This UK strategy has identified five technology pillars for investment, where Technology Strategy Board involvement will have a significant and lasting impact on the UK economy (TSB, 2011): Control systems and power engineering, Plastic and printed electronics, Data and image acquisition, Communications, Systems design and integration. These technology pillars all make use of embedded systems. Hence design and development of embedded systems technologies will provide a platform for a lasting impact on the economy of UK.
The fifth annual Science and Innovation Investment Framework 2004-2014 report for 2009, published November 30th 2009 by the Department for Business, Innovations and Skills (BIS), outlines the latest achievements that have enabled the UK to become a world leader in research and emerge as a powerhouse for innovation (InnovationUk, 2009). The then Minister for Science and Innovation Lord Drayson welcomed the report’s positive findings. “The evidence is clear – record levels of investment have helped us to build a world-class, sustainable research base,” he says. “However, we need to maintain this progress and continue to invest in talent, science and innovation. Our future depends on it.” The UK remains second only to US in worldwide scientific excellence, despite increasing competition from other countries. It is also the most efficient and productive nation for research in the G8 (InnovationUk, 2009).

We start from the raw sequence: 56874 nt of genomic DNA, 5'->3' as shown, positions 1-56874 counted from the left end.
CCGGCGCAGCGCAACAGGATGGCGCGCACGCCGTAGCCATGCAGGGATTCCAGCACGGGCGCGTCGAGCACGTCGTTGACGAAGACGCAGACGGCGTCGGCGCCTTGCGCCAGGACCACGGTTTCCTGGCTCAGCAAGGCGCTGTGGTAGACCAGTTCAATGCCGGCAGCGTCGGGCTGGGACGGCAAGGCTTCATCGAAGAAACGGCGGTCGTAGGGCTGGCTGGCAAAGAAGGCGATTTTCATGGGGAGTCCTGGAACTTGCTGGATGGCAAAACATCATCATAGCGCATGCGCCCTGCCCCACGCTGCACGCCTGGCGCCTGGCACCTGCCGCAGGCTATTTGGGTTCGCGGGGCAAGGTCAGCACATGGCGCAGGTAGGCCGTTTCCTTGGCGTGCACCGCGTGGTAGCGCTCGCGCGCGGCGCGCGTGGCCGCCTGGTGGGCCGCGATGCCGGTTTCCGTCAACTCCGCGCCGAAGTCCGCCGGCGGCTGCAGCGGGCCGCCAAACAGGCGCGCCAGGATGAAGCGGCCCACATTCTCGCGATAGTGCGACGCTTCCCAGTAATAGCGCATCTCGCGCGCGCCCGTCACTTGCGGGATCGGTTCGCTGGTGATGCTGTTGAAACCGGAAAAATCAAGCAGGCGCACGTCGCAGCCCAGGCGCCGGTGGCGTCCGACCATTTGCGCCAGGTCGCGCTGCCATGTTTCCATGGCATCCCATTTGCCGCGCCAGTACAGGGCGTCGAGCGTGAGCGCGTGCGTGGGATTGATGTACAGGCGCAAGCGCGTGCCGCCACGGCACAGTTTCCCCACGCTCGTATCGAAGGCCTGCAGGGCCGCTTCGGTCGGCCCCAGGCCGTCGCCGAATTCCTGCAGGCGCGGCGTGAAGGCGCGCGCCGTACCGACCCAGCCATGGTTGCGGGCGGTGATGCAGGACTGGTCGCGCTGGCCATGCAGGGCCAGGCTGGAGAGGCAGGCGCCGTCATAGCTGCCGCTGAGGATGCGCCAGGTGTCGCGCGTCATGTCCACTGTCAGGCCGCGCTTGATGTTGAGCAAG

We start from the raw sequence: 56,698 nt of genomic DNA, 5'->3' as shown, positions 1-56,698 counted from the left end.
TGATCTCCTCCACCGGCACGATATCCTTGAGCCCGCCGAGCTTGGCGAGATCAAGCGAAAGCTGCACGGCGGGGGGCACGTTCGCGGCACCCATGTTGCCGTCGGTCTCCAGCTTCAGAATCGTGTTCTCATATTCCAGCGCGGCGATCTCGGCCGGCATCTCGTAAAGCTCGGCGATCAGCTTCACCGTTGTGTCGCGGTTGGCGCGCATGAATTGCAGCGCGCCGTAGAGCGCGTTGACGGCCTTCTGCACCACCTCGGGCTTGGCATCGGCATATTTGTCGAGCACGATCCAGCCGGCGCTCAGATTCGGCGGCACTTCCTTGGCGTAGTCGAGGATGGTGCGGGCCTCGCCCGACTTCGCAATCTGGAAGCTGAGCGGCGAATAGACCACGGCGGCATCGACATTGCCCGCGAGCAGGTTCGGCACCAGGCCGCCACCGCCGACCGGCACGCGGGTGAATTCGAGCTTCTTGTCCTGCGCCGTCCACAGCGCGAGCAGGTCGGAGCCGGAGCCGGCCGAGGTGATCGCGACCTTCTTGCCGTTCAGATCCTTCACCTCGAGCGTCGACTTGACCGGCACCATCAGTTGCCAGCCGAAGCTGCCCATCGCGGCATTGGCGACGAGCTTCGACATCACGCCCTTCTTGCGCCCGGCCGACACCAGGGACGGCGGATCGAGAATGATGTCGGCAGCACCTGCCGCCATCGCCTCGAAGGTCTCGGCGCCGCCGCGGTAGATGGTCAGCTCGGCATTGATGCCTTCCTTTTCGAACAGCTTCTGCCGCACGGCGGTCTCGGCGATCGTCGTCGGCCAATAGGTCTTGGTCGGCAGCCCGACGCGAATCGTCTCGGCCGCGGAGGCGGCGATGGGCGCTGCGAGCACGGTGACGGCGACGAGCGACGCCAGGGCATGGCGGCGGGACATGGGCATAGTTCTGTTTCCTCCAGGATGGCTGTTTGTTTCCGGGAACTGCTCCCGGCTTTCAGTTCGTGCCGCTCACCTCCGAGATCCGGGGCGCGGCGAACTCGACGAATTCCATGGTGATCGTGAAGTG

The economic importance of technology and innovation is great since, according to Mokyr: “The difference between rich nations and poor nations is not […] that the rich have more money than the poor, but that rich nations produce more goods and services (Panayotis, 2004). One reason they can do so is because their technology is better; that is, their ability to control and manipulate nature and people for productive ends is superior” (Mokyr, 1990). If Western Europe has been superior, in terms of economic growth, compared to most of the Central-Eastern and Former Soviet Union (F.S.U.) countries, this is undoubtedly, at least partly, due to its technological superiority (Panayotis, 2004).